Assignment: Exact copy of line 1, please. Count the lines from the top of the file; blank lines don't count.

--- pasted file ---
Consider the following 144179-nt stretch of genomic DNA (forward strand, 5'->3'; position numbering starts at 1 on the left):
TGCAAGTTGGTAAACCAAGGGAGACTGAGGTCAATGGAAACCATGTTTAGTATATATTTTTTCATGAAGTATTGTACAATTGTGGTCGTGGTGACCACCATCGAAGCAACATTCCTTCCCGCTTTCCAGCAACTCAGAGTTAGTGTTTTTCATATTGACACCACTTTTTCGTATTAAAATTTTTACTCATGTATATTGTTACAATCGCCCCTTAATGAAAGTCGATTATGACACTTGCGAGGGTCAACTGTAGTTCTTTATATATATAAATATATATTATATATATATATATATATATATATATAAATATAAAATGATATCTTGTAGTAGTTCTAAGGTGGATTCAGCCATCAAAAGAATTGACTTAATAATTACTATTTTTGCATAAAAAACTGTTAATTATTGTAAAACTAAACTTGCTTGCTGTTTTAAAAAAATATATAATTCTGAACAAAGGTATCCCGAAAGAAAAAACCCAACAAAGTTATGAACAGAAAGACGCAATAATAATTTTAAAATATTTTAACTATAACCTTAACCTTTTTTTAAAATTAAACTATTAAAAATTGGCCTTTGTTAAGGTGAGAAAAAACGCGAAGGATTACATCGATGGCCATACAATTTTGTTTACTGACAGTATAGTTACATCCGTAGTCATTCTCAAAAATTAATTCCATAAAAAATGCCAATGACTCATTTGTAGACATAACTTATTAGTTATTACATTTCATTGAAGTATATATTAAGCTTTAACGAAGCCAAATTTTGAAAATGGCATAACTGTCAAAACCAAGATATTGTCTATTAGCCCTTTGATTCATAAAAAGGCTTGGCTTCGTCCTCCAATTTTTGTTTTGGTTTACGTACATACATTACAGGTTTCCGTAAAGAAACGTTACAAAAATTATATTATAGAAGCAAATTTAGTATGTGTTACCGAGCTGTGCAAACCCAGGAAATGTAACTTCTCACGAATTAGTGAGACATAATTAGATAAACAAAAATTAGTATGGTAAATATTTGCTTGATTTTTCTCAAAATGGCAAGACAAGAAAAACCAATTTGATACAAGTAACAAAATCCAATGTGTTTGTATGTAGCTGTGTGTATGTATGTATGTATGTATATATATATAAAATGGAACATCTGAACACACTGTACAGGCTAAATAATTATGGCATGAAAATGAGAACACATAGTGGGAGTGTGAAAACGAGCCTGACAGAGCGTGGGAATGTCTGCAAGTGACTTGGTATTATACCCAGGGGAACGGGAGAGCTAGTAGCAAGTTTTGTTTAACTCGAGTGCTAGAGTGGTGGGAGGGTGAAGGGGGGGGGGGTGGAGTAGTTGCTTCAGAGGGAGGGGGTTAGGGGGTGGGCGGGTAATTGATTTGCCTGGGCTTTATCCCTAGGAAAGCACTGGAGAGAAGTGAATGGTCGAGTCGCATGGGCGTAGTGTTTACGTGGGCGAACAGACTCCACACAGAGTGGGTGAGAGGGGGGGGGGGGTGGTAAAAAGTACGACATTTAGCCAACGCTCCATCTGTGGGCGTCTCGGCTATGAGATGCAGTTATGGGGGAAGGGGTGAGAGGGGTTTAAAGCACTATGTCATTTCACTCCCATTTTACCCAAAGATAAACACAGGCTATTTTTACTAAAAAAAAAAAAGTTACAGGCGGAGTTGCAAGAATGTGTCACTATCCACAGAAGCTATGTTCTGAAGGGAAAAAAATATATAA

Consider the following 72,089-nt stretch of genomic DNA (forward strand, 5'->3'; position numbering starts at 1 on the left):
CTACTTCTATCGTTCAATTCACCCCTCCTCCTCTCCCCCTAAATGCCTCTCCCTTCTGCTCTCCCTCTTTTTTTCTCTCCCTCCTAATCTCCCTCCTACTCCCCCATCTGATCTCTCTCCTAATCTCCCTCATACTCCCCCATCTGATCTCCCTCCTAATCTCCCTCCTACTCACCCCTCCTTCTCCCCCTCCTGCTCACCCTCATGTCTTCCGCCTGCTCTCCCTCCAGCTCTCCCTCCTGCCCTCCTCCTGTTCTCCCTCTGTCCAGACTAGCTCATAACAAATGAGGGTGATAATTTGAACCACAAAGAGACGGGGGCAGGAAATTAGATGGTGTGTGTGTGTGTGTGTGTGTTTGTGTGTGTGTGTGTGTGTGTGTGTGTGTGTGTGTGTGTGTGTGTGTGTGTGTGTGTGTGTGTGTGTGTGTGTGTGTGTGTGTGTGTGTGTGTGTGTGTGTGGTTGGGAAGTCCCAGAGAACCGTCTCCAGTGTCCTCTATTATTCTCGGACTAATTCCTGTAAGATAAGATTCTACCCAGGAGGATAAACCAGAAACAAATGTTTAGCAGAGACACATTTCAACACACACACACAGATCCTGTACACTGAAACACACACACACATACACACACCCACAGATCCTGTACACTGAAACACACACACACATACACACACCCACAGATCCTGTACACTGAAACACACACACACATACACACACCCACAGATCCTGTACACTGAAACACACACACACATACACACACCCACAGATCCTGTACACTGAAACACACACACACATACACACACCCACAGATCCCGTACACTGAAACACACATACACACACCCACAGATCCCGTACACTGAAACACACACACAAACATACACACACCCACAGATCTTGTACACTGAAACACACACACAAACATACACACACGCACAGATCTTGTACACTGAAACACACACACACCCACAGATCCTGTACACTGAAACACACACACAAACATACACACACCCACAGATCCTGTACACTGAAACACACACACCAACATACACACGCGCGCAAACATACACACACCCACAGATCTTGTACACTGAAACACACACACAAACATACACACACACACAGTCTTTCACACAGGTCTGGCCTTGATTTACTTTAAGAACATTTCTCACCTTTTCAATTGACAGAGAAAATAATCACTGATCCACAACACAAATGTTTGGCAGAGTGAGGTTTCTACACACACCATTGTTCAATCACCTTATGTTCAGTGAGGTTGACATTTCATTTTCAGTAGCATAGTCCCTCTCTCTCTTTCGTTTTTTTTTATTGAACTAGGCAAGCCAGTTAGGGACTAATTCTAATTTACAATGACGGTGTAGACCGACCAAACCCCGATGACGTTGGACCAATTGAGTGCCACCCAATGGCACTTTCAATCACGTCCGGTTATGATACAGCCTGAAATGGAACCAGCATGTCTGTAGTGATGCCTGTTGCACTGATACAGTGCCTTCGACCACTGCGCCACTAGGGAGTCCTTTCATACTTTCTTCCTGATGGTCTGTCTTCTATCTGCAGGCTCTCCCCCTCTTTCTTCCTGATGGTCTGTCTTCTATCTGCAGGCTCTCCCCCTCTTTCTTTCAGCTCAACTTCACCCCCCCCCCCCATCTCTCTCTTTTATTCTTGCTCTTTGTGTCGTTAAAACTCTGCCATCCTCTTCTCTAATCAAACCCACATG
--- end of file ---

Consider the following 144179-nt stretch of genomic DNA (forward strand, 5'->3'; position numbering starts at 1 on the left):